Fighting against fraud
County Durham residents are being reminded of the dangers posed by fraudsters during a week of action to fight fraud and raise awareness.
We are calling on members of the public to be vigilant and help in its fight against fraud as part of International Fraud Awareness Week, which runs until Saturday 19 November.
Investigating a range of frauds
Our own corporate fraud team, which investigates adult social care, blue badge, business rates, council tax, insurance, procurement, schools and tenancy frauds, has investigated almost 500 allegations of fraudulent activity this year alone, worth around £1 million.
Since it was first set up in 2015, the team has recovered or intercepted more than £14 million of actual and attempted fraud against the council and its partners, including local housing associations.
The team has played an important role in ensuring the financial support provided to residents and businesses during the pandemic was legitimate, preventing payments totalling £695,000 on fraudulent applications by an organised crime gang.
In this case, the investigator was able to freeze the fraudster's bank account, stopping them from accessing the business grants they had fraudulently obtained. While the grants schemes have now closed, investigations are ongoing and fraudsters will continue to be prosecuted.
'Zero tolerance approach'
Cllr Richard Bell, Deputy Leader and Cabinet member for finance, said: "We take a zero-tolerance approach to fraud as a council. A number of perpetrators have been successfully prosecuted as a result of investigations carried out by our corporate fraud team and the team continues to work tirelessly to identify and prevent further frauds across County Durham.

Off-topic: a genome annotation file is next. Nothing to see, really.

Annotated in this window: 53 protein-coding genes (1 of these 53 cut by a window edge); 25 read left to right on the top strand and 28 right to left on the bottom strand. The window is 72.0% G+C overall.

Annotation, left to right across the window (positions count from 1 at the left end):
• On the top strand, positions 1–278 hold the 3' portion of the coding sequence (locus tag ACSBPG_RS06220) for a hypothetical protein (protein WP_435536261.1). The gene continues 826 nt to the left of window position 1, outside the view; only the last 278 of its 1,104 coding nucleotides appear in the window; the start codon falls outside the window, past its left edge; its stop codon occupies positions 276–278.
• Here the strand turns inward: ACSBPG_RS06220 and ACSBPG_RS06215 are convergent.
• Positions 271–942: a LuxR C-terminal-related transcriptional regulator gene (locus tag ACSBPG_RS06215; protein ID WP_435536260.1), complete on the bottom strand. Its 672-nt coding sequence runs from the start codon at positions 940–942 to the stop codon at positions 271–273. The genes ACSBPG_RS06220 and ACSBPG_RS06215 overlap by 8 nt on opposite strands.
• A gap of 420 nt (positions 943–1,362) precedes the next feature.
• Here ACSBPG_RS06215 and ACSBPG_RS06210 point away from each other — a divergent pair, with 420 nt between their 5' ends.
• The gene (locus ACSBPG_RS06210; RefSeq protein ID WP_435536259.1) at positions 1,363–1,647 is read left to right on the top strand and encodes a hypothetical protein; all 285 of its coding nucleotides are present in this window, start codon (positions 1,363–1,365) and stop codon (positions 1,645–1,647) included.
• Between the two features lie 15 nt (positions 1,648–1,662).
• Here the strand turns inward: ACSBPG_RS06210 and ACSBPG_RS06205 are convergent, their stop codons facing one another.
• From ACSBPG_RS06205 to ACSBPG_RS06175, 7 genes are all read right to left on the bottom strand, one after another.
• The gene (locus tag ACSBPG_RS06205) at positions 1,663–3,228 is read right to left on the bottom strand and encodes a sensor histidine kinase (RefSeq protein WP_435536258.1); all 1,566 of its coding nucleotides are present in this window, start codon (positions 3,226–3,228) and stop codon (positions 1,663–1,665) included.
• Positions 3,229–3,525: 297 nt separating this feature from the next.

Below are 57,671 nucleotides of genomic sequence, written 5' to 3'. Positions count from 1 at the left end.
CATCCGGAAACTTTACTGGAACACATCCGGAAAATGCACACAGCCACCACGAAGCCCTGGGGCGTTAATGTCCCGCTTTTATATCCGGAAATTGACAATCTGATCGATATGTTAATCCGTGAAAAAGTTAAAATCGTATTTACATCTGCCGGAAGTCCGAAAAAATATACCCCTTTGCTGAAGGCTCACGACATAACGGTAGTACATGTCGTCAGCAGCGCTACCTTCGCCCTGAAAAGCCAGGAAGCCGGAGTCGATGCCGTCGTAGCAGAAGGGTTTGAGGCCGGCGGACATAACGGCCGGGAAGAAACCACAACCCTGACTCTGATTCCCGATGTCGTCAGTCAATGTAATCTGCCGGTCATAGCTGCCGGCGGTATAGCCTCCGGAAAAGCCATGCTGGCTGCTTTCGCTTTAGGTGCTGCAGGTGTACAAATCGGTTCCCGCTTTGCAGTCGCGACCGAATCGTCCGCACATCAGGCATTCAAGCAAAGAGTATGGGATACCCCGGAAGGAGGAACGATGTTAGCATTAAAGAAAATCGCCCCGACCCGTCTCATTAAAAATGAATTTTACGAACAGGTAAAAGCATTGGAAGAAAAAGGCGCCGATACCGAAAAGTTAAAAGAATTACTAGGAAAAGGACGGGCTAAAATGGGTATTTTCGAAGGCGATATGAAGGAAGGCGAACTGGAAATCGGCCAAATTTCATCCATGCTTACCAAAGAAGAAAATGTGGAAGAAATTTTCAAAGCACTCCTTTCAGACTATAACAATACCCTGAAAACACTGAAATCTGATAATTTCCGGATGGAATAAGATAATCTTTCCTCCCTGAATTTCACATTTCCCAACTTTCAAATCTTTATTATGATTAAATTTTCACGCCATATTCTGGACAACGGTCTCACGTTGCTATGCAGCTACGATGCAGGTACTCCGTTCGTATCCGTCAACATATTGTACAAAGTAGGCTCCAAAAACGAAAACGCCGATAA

"In the current economic climate, fraudsters continue to try to advantage of members of the public in any way they can. I would therefore urge all residents to be on their guard to scams. If they are concerned about any correspondence or unsolicited contact they receive, such as a phone call, email or letter that doesn't look genuine, I would ask that they report it to us and help us to fight fraud."
Signs of scams
Common scams include fake emails which are designed to look like an offer of council tax reduction or refunds to the imitation of NHS Track and Trace or TV licensing and subscription services.
Residents are also urged to look out for fake courier texts which charge for rebooking deliveries, emails about Amazon delivery problems which try to access account details, as well as calls from people pretending to be internet providers who ask people to carry out tasks on their computer which will give them remote access to the device.
Other warning signs include:
- A website address which is inconsistent with that of the legitimate organisation
- A phone call, text or email which asks for financial information such as PINs or passwords
- A call or email that appears out of the blue with an urgent request for personal or financial information, or to make an immediate payment
- An offer of a heavily discounted or considerably cheaper product compared to the original price
- Spelling and grammar mistakes or inconsistencies in the story given.